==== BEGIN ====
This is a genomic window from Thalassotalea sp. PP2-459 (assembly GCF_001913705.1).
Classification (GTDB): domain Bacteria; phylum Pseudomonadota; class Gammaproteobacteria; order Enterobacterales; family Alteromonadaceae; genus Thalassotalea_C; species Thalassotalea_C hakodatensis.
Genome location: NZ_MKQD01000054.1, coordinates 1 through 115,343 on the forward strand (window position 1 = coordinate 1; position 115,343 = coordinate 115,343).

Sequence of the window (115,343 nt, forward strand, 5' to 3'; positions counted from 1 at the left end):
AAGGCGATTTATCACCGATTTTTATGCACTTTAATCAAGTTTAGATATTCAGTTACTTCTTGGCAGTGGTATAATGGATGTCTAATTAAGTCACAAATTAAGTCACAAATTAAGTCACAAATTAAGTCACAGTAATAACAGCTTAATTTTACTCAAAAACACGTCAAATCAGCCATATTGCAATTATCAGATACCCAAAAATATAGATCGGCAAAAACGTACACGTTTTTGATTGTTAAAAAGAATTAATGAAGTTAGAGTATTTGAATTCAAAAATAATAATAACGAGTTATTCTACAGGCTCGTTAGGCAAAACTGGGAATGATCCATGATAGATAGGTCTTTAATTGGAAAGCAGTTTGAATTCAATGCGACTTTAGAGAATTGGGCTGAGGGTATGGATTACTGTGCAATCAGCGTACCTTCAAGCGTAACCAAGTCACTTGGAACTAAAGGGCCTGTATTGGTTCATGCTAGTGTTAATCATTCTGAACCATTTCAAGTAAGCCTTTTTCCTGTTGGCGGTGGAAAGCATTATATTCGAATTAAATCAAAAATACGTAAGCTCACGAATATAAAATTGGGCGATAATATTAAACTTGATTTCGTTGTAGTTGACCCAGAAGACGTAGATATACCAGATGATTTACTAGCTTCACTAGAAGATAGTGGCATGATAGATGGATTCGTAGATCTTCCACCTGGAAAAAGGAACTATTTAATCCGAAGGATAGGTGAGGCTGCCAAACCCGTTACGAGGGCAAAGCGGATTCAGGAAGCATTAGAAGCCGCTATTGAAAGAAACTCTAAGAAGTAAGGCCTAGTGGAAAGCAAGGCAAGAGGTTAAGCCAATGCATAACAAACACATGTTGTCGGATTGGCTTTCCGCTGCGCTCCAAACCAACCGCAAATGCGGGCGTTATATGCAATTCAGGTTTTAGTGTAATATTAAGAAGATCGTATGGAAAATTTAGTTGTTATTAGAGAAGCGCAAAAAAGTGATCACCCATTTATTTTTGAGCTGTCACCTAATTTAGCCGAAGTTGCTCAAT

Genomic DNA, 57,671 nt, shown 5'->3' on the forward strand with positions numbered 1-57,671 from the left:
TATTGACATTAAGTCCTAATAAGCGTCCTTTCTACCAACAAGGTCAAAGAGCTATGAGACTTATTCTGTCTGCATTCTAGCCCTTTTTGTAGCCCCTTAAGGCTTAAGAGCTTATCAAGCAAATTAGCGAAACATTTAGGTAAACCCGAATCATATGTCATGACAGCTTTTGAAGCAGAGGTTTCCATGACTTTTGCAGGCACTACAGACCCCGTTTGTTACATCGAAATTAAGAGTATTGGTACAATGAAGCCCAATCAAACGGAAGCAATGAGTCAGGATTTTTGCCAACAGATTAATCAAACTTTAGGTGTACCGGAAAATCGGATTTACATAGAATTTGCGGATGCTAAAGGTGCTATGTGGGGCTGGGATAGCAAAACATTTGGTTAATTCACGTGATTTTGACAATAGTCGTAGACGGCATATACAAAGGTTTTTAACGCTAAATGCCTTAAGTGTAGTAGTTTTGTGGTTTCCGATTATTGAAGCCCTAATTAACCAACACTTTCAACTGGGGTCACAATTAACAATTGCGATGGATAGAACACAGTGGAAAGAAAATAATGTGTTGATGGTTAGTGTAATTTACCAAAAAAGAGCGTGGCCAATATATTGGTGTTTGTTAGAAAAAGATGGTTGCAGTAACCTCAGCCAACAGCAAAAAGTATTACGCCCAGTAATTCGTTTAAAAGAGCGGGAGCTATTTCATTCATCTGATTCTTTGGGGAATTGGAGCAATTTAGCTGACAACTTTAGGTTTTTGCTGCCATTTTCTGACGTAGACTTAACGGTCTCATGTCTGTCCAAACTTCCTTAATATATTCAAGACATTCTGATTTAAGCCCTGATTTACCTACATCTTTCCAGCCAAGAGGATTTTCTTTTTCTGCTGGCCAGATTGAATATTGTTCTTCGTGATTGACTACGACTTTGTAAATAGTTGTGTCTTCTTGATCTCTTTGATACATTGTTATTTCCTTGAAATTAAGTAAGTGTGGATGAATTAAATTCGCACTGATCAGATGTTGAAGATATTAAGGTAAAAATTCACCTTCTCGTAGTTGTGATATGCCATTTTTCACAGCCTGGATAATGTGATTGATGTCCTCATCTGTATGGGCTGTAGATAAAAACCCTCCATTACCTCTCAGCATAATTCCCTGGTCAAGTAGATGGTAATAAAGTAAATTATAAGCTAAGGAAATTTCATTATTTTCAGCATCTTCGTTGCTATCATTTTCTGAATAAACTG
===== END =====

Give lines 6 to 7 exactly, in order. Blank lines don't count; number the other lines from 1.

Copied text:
Genomic DNA, 57,671 nt, shown 5'->3' on the forward strand with positions numbered 1-57,671 from the left:
TATTGACATTAAGTCCTAATAAGCGTCCTTTCTACCAACAAGGTCAAAGAGCTATGAGACTTATTCTGTCTGCATTCTAGCCCTTTTTGTAGCCCCTTAAGGCTTAAGAGCTTATCAAGCAAATTAGCGAAACATTTAGGTAAACCCGAATCATATGTCATGACAGCTTTTGAAGCAGAGGTTTCCATGACTTTTGCAGGCACTACAGACCCCGTTTGTTACATCGAAATTAAGAGTATTGGTACAATGAAGCCCAATCAAACGGAAGCAATGAGTCAGGATTTTTGCCAACAGATTAATCAAACTTTAGGTGTACCGGAAAATCGGATTTACATAGAATTTGCGGATGCTAAAGGTGCTATGTGGGGCTGGGATAGCAAAACATTTGGTTAATTCACGTGATTTTGACAATAGTCGTAGACGGCATATACAAAGGTTTTTAACGCTAAATGCCTTAAGTGTAGTAGTTTTGTGGTTTCCGATTATTGAAGCCCTAATTAACCAACACTTTCAACTGGGGTCACAATTAACAATTGCGATGGATAGAACACAGTGGAAAGAAAATAATGTGTTGATGGTTAGTGTAATTTACCAAAAAAGAGCGTGGCCAATATATTGGTGTTTGTTAGAAAAAGATGGTTGCAGTAACCTCAGCCAACAGCAAAAAGTATTACGCCCAGTAATTCGTTTAAAAGAGCGGGAGCTATTTCATTCATCTGATTCTTTGGGGAATTGGAGCAATTTAGCTGACAACTTTAGGTTTTTGCTGCCATTTTCTGACGTAGACTTAACGGTCTCATGTCTGTCCAAACTTCCTTAATATATTCAAGACATTCTGATTTAAGCCCTGATTTACCTACATCTTTCCAGCCAAGAGGATTTTCTTTTTCTGCTGGCCAGATTGAATATTGTTCTTCGTGATTGACTACGACTTTGTAAATAGTTGTGTCTTCTTGATCTCTTTGATACATTGTTATTTCCTTGAAATTAAGTAAGTGTGGATGAATTAAATTCGCACTGATCAGATGTTGAAGATATTAAGGTAAAAATTCACCTTCTCGTAGTTGTGATATGCCATTTTTCACAGCCTGGATAATGTGATTGATGTCCTCATCTGTATGGGCTGTAGATAAAAACCCTCCATTACCTCTCAGCATAATTCCCTGGTCAAGTAGATGGTAATAAAGTAAATTATAAGCTAAGGAAATTTCATTATTTTCAGCATCTTCGTTGCTATCATTTTCTGAATAAACTG